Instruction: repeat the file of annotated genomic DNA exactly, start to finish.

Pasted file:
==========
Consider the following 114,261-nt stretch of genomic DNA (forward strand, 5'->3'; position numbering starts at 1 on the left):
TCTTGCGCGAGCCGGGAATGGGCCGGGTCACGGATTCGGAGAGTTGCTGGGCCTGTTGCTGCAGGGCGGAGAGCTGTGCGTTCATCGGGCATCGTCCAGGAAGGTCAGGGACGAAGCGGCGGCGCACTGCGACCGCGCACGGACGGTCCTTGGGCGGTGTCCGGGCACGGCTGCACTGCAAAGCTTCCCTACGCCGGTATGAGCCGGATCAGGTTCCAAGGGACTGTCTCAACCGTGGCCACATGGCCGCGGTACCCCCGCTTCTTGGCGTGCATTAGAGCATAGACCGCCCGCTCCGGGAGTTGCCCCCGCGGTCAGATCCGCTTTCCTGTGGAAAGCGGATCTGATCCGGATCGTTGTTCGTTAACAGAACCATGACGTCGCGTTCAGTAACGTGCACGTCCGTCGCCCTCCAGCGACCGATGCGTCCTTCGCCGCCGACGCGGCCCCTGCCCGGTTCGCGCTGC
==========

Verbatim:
Consider the following 114,261-nt stretch of genomic DNA (forward strand, 5'->3'; position numbering starts at 1 on the left):
TCTTGCGCGAGCCGGGAATGGGCCGGGTCACGGATTCGGAGAGTTGCTGGGCCTGTTGCTGCAGGGCGGAGAGCTGTGCGTTCATCGGGCATCGTCCAGGAAGGTCAGGGACGAAGCGGCGGCGCACTGCGACCGCGCACGGACGGTCCTTGGGCGGTGTCCGGGCACGGCTGCACTGCAAAGCTTCCCTACGCCGGTATGAGCCGGATCAGGTTCCAAGGGACTGTCTCAACCGTGGCCACATGGCCGCGGTACCCCCGCTTCTTGGCGTGCATTAGAGCATAGACCGCCCGCTCCGGGAGTTGCCCCCGCGGTCAGATCCGCTTTCCTGTGGAAAGCGGATCTGATCCGGATCGTTGTTCGTTAACAGAACCATGACGTCGCGTTCAGTAACGTGCACGTCCGTCGCCCTCCAGCGACCGATGCGTCCTTCGCCGCCGACGCGGCCCCTGCCCGGTTCGCGCTGC